Emergence of biological nitrate production
Based solely on the phylogenetic distances of their specialized hosts from LUCA, it is difficult to infer whether anammox or nitratation evolved first (Fig. 2). Both sides of the ‘NO-ON’ time debate agree that nitratation could only emerge after oxygenic photosynthesis had provided the required oxygen. From the 16S tree of life, Nitrospira appears to be the most ancient NOB group whereas Nitrobacter is likely the youngest group to perform nitratation (Fig. 2). Similar to the proteobacterial AerAOB, the close 16S rRNA relationship between the α- and γ-proteobacterial NOB, Nitrobacter and Nitrococcus, and anoxygenic phototrophic Proteobacteria, together with the shared presence of intracytoplasmatic membrane arrangements, is suggestive of shared inheritance with anoxygenic photosynthesizing cells (Teske et al., 1994). In contrast, the genera Nitrospina and Nitrospira are at the 16S level not closely related to phototrophs and, consistent with this observation, their cells do not harbour peculiar membrane arrangements (Bock and Wagner, 2006). Nitrobacter is the only NOB genus without obligately halophilic species (Bock and Wagner, 2006), but since the colonization of land probably preceded the emergence of oxygenic photosynthesis (Battistuzzi et al., 2004), no conclusions can be drawn from that.
Until recently, the α-proteobacterial Nitrobacter was the only NOB group for which the genes encoding nitratation had been fully described and annotated. Early reports already showed the reversibility of the Nitrobacter NXR reaction (Sundermeyer-Klinger et al., 1984). The relatedness of Nitrobacter nitratation and denitratation was confirmed at the molecular level by a remarkable similarity between NXR in Nitrobacter and the NAR-type enzymes involved in dissimilatory denitratation (Kirstein and Bock, 1993; Starkenburg et al., 2008). Furthermore, the similarity between the genes encoding NirK in Nitrobacter and the AerAOB Nitrosomonas led to the hypothesis that these nitrogen metabolism genes were acquired through horizontal gene transfer between species sharing the same ecological niche (Starkenburg et al., 2008). A late emergence of Nitrobacter is further indicated by the relatively young 16S positions of Nitrobacter and Nitrosomonas (Fig. 2), and the likely emergence of Nitrosomonas as the youngest AerAOB group (see Emergence of oxidative biological nitrite production). Furthermore, if extant and historical physiology are related to some extent, Nitrobacter likely emerged after Nitrosomonas when the ambient oxygen levels were higher, since Nitrobacter shows a lower affinity for oxygen than Nitrosomonas (Laanbroek and Gerards, 1993).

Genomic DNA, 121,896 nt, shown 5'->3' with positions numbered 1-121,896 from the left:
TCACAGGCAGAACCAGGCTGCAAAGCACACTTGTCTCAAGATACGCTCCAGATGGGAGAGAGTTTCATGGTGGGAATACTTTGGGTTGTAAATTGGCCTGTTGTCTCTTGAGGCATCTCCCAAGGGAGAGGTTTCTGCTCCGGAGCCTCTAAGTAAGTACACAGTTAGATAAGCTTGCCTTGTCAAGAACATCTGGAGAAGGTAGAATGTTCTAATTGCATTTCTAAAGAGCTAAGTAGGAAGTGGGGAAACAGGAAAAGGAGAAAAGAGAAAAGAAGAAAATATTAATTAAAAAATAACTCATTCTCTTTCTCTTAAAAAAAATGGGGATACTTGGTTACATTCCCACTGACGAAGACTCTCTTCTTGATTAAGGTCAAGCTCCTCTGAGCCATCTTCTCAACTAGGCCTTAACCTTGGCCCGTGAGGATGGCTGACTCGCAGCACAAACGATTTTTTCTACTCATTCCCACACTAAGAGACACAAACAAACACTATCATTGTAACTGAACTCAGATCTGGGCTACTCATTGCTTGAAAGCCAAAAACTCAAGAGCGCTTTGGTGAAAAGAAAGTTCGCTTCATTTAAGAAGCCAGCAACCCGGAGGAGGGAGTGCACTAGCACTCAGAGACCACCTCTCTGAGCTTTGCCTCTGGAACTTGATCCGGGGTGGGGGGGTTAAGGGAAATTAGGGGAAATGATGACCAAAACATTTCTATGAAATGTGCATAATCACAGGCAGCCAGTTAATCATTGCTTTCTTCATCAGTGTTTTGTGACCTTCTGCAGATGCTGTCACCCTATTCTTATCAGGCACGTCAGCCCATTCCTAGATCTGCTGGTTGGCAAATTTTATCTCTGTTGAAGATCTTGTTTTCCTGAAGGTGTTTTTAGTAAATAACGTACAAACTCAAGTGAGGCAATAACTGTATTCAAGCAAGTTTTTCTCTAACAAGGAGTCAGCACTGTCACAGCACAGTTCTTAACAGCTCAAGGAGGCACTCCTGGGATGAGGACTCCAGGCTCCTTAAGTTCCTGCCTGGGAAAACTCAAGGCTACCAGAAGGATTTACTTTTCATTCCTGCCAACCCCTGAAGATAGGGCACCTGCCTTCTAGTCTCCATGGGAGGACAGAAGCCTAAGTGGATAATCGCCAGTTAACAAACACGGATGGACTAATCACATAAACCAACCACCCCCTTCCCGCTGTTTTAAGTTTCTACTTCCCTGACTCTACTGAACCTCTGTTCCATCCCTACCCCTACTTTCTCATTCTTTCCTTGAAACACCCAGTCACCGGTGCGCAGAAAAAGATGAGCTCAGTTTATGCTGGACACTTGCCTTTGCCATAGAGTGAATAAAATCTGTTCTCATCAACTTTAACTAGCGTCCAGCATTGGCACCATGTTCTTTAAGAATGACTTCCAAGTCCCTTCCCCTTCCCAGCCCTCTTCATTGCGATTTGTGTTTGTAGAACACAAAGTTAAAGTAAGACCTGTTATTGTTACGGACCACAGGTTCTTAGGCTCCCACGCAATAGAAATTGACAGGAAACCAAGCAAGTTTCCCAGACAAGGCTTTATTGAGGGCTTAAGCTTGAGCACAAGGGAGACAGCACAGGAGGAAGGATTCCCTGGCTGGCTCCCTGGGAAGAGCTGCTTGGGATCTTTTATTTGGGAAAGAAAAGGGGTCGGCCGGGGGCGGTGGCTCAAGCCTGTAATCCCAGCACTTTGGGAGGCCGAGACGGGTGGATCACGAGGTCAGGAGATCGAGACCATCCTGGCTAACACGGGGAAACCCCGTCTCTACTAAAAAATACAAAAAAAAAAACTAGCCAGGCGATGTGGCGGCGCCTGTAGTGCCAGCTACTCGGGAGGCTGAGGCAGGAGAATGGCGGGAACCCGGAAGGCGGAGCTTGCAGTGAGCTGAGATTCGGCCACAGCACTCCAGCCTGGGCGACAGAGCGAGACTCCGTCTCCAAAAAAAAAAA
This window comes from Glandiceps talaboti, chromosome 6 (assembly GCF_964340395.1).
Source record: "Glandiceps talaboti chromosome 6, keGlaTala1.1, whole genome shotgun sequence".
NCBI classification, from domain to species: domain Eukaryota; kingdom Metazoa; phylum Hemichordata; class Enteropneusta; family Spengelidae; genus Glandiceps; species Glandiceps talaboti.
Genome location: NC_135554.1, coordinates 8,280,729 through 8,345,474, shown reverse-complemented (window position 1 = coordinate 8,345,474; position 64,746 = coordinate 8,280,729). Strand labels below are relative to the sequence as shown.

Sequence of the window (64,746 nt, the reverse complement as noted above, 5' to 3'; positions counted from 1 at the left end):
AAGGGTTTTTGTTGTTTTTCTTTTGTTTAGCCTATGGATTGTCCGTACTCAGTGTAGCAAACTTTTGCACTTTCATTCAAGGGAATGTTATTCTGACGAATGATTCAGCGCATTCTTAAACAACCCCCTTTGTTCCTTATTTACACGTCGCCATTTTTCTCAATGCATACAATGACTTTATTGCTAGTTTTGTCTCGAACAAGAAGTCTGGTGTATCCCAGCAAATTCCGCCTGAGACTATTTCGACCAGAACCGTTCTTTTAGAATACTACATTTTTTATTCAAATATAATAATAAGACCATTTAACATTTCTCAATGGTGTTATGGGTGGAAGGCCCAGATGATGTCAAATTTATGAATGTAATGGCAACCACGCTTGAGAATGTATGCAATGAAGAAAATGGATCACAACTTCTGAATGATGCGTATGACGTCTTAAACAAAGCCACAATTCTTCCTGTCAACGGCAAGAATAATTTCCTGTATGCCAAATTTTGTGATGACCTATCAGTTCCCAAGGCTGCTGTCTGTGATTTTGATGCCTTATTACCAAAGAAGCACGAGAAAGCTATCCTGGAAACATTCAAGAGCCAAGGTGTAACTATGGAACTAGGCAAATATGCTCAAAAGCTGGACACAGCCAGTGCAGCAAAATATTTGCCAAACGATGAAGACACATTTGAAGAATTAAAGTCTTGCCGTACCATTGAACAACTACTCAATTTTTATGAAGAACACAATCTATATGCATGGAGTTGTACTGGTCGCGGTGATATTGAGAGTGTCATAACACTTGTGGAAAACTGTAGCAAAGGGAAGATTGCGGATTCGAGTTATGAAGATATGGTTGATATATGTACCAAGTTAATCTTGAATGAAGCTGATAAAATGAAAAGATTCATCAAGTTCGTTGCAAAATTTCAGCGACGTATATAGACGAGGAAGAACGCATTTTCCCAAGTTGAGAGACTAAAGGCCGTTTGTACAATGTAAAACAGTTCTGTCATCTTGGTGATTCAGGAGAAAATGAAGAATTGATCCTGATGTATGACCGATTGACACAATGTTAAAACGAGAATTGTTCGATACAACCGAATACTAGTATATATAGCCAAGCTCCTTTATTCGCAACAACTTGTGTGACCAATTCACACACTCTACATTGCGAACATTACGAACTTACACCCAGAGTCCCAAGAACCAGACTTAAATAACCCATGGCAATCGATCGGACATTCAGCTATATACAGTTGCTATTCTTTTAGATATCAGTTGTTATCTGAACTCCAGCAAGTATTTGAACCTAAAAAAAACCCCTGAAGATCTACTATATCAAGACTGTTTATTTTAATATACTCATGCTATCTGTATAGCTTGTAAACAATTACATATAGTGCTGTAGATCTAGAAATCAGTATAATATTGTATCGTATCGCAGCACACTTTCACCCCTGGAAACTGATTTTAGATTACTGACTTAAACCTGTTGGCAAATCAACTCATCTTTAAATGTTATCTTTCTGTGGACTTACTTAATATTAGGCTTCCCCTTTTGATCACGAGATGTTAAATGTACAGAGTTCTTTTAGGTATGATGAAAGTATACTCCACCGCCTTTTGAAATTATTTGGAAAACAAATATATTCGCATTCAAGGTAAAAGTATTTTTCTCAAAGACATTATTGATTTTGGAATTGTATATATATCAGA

The recent release of genomic data on a Nitrospira species allowed an important step forward in our understanding of NOB catabolic and anabolic diversity (Lücker et al., 2010). NXR of Nitrospira was found to be only distantly related to those of Nitrobacter and Nitrococcus and to the denitratation enzyme NAR. Furthermore, the location and electron transport chain of Nitrospira NXR and the Nitrospira carbon fixation pathway differed fundamentally from the other NOB. Overall, these arguments suggest that nitratation independently evolved multiple times (Lücker et al., 2010). Interestingly and in contrast to Nitrobacter, Nitrospira was detected as dominant NOB under oxygen-limited conditions (Schramm et al., 1999; 2000; Gieseke et al., 2003; Vlaeminck et al., 2010), and even prefers low oxygen levels (Park and Noguera, 2008; Off et al., 2010). Furthermore, the Nitrospira carbon fixation pathway is more common to anaerobes, and Nitrospira does not share protection mechanisms to reactive oxygen species with most aerobes (Lücker et al., 2010). Hence, following the advent of free oxygen production, the anaerobic/anoxic ocean with microaerobic zones would have been conducive to Nitrospira, and make a likely candidate as pioneering NOB, in agreement with its early position on the tree of life (Fig. 2).
Complete aerobic ammonia oxidation to nitrate (comammox) has never been found in one organism, although this process is thought to have energetic advantages in certain environments (Costa et al., 2006). The authors considered that the evolution of sequential nitritation and nitratation was favoured above comammox, given the more efficient division of the metabolic labour in the former. Alternatively, the absence of comammox could also be related to the biogeochemical history of the Earth. Indeed, if abiotic nitrite production in the ‘NO’ school ceased only after the advent of oxygenic photosynthesis, nitrite might have been more abundant than ammonium, selecting for the emergence of nitratation prior to nitritation. Once both processes were diversified and in place, there would have been no impetus for comammox to evolve. The plausibility of the such sequential emergence of denitritation, nitratation and nitritation might be addressed with a revisited NirK comparison, combining analyses on AerAOB and the NOB Nitrobacter (Cantera and Stein, 2007) with those on denitriting bacteria (Jones et al., 2008), and extending with newly available data from the NOB Nitrococcus (GenBank Accession No. NZ_AAOF00000000), the NOB Nitrospira (Lücker et al., 2010) and AOA (Hallam et al., 2006; Walker et al., 2010).